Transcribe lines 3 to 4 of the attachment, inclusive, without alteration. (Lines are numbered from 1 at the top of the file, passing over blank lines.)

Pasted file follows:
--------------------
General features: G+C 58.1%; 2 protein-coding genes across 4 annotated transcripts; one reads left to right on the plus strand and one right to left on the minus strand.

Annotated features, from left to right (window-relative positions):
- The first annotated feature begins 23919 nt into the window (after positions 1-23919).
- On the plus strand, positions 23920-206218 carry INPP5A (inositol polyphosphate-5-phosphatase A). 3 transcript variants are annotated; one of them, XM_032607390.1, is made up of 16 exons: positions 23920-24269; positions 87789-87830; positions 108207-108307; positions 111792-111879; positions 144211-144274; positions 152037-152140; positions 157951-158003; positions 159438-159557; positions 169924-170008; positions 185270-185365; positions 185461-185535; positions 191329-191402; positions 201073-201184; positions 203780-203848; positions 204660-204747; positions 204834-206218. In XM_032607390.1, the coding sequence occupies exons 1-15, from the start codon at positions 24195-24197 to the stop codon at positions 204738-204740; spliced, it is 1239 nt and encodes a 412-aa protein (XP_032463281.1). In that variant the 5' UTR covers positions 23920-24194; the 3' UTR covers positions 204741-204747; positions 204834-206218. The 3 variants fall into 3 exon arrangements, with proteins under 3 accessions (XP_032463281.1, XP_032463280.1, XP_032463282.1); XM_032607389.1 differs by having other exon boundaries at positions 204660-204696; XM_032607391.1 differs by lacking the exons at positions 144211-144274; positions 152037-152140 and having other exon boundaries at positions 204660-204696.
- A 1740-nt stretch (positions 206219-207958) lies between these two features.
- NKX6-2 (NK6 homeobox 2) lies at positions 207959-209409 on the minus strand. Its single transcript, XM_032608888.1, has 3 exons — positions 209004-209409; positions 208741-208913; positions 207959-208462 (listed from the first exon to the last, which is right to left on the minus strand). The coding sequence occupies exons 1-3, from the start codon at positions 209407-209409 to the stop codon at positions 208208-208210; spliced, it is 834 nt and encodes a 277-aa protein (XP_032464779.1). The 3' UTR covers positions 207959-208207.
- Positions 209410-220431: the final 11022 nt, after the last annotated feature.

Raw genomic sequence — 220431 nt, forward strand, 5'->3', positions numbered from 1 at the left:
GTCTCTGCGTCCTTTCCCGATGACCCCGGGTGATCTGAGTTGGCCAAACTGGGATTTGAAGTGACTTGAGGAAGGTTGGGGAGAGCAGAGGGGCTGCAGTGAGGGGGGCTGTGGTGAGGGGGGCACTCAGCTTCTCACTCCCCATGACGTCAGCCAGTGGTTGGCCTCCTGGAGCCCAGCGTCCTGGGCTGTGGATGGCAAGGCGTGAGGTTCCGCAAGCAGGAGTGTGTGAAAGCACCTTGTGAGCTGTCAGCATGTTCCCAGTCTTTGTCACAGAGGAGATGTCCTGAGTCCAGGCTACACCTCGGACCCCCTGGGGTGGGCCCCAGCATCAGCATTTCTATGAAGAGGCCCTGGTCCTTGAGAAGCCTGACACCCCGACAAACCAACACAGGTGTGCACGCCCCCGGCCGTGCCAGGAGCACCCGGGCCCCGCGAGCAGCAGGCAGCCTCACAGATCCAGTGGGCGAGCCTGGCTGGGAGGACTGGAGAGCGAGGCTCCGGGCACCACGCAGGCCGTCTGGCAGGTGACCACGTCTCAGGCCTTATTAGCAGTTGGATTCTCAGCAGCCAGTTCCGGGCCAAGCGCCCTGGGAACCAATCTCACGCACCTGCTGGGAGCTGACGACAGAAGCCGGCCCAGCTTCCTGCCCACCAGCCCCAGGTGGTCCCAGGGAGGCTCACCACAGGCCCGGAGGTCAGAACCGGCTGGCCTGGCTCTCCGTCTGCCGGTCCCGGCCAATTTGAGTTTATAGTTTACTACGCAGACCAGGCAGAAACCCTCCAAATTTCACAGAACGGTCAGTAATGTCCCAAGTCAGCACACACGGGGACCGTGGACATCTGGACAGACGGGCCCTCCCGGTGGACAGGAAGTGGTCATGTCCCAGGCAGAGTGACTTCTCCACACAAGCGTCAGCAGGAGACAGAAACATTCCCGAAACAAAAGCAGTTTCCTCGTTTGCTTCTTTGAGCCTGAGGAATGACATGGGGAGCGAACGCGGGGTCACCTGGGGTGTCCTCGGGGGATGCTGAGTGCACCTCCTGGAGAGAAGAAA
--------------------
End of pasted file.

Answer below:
- The first annotated feature begins 23919 nt into the window (after positions 1-23919).
- On the plus strand, positions 23920-206218 carry INPP5A (inositol polyphosphate-5-phosphatase A). 3 transcript variants are annotated; one of them, XM_032607390.1, is made up of 16 exons: positions 23920-24269; positions 87789-87830; positions 108207-108307; positions 111792-111879; positions 144211-144274; positions 152037-152140; positions 157951-158003; positions 159438-159557; positions 169924-170008; positions 185270-185365; positions 185461-185535; positions 191329-191402; positions 201073-201184; positions 203780-203848; positions 204660-204747; positions 204834-206218. In XM_032607390.1, the coding sequence occupies exons 1-15, from the start codon at positions 24195-24197 to the stop codon at positions 204738-204740; spliced, it is 1239 nt and encodes a 412-aa protein (XP_032463281.1). In that variant the 5' UTR covers positions 23920-24194; the 3' UTR covers positions 204741-204747; positions 204834-206218. The 3 variants fall into 3 exon arrangements, with proteins under 3 accessions (XP_032463281.1, XP_032463280.1, XP_032463282.1); XM_032607389.1 differs by having other exon boundaries at positions 204660-204696; XM_032607391.1 differs by lacking the exons at positions 144211-144274; positions 152037-152140 and having other exon boundaries at positions 204660-204696.